The problem is not that the items on display are uninteresting. There are various compelling objects here—including a piece of the famous Bakhshali Manuscript—a mathematical text dating back more than a millennium—and a series of Mughal coins with zodiac images on the reverse. But the exhibition fails to see, or knows but fails to show, that science and technology are not products but processes. This is a problem with most museums—culture is process but it is shown as statuary, art is process but it is shown as painting—and overcoming it in this environment is challenging. Throw imperialism into the mix, and it becomes doubly so. The British Empire’s inherent tendency to deny the native agency has often made it impossible to trace the processes the native was part of. Several of the objects on display at the science exhibition were collected in the imperial era and memorialised as spoils of domination, not as evidence of Indian ability and intellect. But this is no excuse for overlooking process altogether, since many of the histories of the people and methods that imperialism unfairly sidelined have now been recovered and publicised—Radhanath Sikdar’s story is a case in point.
What is most irksome is the pervading need, all over the exhibition, to connect India’s scientific and technological heritage to a handful of contemporary achievements, such as the country’s space programme and information-technology industry. The acknowledgement of postcolonial achievements helps restore a sense of agency to Indians, but here it is lazy and simplistic, as if not having a space programme or not being a force in the global IT industry would have undermined India’s complex, chequered history in science and innovation. It gives a half-told story a tacked-on happy ending, and once again fundamentally relegates process to product. It puts on display not five millennia of science, but five millennia of scientific objects.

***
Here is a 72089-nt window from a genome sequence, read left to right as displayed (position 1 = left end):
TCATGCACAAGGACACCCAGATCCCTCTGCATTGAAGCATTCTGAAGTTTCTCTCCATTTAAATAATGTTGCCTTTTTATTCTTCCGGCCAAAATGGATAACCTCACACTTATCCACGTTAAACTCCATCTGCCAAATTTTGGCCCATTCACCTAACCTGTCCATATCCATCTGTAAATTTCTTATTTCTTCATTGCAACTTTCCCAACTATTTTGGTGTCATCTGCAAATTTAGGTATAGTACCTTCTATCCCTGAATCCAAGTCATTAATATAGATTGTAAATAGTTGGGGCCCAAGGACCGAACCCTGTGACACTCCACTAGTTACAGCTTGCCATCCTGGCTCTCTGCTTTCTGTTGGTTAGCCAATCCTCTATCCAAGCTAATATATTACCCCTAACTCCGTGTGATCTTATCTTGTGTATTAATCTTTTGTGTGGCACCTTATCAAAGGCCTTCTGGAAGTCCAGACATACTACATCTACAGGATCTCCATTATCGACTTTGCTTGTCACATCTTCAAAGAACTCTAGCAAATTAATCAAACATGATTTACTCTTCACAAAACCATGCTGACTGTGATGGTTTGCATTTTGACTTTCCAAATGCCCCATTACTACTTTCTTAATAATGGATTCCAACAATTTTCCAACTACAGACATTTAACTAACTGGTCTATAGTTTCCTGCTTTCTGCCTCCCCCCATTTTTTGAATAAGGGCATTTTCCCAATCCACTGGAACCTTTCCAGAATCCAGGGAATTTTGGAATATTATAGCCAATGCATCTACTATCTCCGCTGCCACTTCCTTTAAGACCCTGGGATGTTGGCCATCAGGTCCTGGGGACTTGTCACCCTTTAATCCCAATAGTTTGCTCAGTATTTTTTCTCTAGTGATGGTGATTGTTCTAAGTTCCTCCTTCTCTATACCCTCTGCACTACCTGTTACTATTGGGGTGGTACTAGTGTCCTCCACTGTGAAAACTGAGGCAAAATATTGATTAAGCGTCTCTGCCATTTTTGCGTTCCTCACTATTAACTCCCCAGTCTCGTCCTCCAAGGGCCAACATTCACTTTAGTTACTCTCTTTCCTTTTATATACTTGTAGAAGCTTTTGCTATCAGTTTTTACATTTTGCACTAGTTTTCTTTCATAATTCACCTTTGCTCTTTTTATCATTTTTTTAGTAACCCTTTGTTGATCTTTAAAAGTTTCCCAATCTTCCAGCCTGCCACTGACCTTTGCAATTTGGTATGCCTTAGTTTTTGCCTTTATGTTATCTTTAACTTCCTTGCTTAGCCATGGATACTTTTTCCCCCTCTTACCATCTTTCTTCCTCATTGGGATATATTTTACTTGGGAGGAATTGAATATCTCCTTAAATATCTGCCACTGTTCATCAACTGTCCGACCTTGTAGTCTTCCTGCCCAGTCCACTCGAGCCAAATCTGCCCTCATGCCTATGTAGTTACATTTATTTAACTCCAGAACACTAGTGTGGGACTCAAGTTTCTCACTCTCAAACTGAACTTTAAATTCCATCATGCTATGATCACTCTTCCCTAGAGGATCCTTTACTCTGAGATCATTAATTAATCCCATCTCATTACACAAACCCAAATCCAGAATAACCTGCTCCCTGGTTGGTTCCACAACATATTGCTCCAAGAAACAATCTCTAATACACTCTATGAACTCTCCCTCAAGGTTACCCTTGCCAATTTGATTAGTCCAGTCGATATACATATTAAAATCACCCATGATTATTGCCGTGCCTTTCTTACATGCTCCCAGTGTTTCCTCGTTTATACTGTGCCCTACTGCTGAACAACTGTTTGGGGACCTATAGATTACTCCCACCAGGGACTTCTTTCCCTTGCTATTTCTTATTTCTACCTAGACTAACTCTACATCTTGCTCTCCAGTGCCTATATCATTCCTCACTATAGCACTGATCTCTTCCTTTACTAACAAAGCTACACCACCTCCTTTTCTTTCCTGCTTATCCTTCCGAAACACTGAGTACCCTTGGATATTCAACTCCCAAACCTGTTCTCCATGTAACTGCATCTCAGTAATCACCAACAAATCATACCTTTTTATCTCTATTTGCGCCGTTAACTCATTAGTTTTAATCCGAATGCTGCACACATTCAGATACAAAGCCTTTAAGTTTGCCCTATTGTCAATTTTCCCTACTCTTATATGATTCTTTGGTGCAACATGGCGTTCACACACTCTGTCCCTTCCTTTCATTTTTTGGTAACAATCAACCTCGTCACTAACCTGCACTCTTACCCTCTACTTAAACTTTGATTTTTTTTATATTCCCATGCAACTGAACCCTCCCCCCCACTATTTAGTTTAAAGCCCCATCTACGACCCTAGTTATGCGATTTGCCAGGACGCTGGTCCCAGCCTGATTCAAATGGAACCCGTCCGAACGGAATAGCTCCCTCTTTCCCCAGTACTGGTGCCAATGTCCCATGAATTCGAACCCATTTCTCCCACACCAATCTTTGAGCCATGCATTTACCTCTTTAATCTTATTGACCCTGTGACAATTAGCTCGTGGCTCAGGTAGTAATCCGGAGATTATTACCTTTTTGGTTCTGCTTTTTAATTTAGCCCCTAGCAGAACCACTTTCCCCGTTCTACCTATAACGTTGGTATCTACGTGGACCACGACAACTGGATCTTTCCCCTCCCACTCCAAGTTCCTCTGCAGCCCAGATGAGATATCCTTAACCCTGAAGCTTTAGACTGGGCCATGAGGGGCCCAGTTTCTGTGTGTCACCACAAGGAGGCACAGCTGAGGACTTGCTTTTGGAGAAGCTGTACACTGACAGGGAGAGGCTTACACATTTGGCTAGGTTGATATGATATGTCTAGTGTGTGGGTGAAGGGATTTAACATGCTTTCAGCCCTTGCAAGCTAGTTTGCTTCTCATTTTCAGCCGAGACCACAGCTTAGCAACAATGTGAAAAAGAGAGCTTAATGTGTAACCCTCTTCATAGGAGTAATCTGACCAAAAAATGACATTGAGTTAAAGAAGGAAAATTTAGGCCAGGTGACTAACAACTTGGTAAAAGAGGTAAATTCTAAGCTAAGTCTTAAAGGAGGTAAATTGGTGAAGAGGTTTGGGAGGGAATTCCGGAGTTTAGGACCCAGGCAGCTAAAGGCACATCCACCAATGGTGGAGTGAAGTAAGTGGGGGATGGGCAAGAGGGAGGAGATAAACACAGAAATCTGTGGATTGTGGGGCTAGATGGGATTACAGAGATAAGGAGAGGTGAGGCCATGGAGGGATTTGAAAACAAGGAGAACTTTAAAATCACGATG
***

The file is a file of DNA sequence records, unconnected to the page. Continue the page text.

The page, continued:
Right next door to 5000 Years of Science and Innovation, on Level 2 of the Science Museum, is Photography 1857–2017, an exhibition that is also part of “Illuminating India.” When I visited in January, the throngs that followed the shows’ openings in October last year had thinned out and only a handful of visitors were about. Almost all of them were concentrated in the photography exhibition, and with good reason. It is by far the better show.
Here the story is far more complete, and it is told with much greater confidence. The show is framed around two pivots, the revolt of 1857 and the establishment of Indian independence in 1947. It is split into roughly three phases: one spanning the dawn of Indian photography and Independence, another displaying in the photography of the early post-independence years, and the last covering contemporary Indian photography. As a whole, the show tells a story of Indians finding a voice in the photographic form and then speaking loudly in it—even if this is not a reading that the curators explicitly propose.
The cataclysmic events of 1857 serve as crucial markers in the first of the three phases. Prominent here are Indian photographers, such as Ahmad Ali Khan, and foreign practitioners, such as the Italian-British Felice Beato. A looped video displays a collection of Khan’s portraits from Lucknow shortly before the rebellion broke out. This “ghost album,” as the exhibition calls it, no doubt features people who perished in the violence that followed. Where Khan recorded a certain calm before the storm, Beato captured its aftermath. A famous shot of his, taken shortly after the rebellion was quelled, shows the Sikandar Bagh palace in Lucknow, the foreground strewn with remains of the bodies of “rebels.” (Scholarship on the politics of Beato’s photography suggests that the photo could well have been staged—skeletons of corpses may have been exhumed to emphasise the extent of the defeat.)